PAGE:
By Keith Chambers, Gary Crusader
Spring is here. More people are flocking to Michael Jackson’s boyhood home. The granite monument with the King of Pop doing the moonwalk is a real thriller to many. So is the warmer weather. Soon, summer will be here and the city’s landmarks, parks and attractions will be the destination of many residents. But in the corridors of the stylish Beaux Arts-style City Hall, Mayor Karen Freeman-Wilson and other officials are targeting another group of people: tourists.
It’s a plan that’s been in the works for some time, but on Tuesday, March 28 the Common Council Finance Committee reviewed an ordinance that creates a $15,400 budget to promote walking tours. The budget’s final approval will happen when the full council meets on April 4.
Smeared in the media for years, Gary is a city that contains many hidden gems that many non-residents don’t know about. Like many urban cities, Gary has problems, but it also has historic downtown landmarks, interesting neighborhoods and places to see and be seen.
The tranquility of Marquette Park. The quaint downtown of the Miller Beach neighborhood. The elegant Gary Aquatorium and the natural beauty of the Indiana Dunes. The roar of the crowds at the Gary Steel Yard and of course, dazzling aerial stuntmen wowing thousands during the Gary Air Show.
These places and events have existed for years, but the city’s historic landmarks have been around the longest. However, for the first time under her leadership, Freeman-Wilson and her administration are making a concerted effort to entice tourists to step out and see its business district like a native.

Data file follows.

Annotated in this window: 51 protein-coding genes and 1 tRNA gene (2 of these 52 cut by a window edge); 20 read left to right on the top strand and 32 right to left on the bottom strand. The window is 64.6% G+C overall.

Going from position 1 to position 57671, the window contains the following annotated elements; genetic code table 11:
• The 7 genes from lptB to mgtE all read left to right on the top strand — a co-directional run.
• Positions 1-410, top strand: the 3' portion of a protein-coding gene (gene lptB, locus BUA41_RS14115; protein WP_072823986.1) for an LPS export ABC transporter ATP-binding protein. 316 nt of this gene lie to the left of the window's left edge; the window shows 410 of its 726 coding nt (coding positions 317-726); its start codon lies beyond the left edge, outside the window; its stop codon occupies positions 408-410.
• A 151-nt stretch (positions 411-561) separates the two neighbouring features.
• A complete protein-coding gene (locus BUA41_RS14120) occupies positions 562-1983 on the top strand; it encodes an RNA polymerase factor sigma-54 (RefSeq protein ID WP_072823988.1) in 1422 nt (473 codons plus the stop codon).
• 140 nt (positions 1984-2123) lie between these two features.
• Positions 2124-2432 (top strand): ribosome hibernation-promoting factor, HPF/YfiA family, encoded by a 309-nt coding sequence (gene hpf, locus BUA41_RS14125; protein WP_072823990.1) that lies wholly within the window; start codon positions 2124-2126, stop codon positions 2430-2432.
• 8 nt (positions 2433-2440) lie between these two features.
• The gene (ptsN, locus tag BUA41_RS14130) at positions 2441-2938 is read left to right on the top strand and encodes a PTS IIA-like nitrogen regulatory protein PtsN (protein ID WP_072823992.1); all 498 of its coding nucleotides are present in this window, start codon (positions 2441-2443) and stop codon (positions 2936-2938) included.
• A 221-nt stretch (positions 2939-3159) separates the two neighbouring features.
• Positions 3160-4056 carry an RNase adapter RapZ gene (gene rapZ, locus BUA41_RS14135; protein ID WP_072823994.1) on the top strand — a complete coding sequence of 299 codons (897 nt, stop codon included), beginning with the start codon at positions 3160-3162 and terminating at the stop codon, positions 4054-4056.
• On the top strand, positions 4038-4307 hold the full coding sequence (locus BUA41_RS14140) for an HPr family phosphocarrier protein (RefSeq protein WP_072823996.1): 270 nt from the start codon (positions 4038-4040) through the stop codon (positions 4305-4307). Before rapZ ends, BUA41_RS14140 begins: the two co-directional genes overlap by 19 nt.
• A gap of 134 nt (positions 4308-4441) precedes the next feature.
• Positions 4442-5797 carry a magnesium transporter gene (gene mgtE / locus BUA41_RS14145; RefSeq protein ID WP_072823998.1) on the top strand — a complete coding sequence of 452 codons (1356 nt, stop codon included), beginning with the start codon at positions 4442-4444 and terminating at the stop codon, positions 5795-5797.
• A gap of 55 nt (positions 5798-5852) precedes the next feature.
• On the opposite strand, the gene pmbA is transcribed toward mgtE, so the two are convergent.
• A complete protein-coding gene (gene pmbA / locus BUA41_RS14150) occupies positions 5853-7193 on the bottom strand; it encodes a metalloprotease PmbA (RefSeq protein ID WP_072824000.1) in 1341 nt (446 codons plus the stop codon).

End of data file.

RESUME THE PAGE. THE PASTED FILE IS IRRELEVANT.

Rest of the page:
While $15,400 is not much, it’s a start for city officials, whose faith may lead to something big. People are responding. Donations are coming. More than half of the money was donated by 83 individuals or groups between February 15 to March 14. People made their contributions through a website maintained by Patroncity.com. Because the fundraising effort reached a $7,500 minimum, the Indiana Housing and Community Development Authority matched it with a $7,500 donation.
An ordinance is expected to be passed by the Gary Common Council on April 4 that will allow city officials to accept the donations into the city budget. The donations support the Gary Preservation Tour, which takes place in mid-June, according to Redevelopment Commission Deputy Director Jack Eskin. An open house event will be held in July. According to the proposed budget, $4,300 will be spent on cleanup, board up and site preparation. Approximately $1,000 will cover legal fees, $2,200 is allotted for signs. To promote and advertise the tourism effort, officials plan to spend $5,100 for advertising. Some $2,800 will be spent on event operations.
Stops on the tour have not been determined, officials are considering landmarks on Broadway, Gary’s main street. They include City Hall and Courthouse, the former Gary State Bank, the old post office and one-time Gary train station, which is generally not open to the public.
Officials have said the tourists would also consider sticking around the downtown area to enjoy events at the ArtHouse: A Social Kitchen, 411 E. 5th Ave., or a ballgame at another Gary landmark — the Gary Steel Yard baseball stadium.
Redevelopment Commission officials and AmeriCorps VISTA are working together on the specific details of what could be a two-hour-long walking tour of up to 10 sites in the downtown Gary area.
Eskin said that VISTA provided the Redevelopment Commission with two interns who have been instrumental in organizing the event and who may wind up being offered permanent jobs when their internships end in July.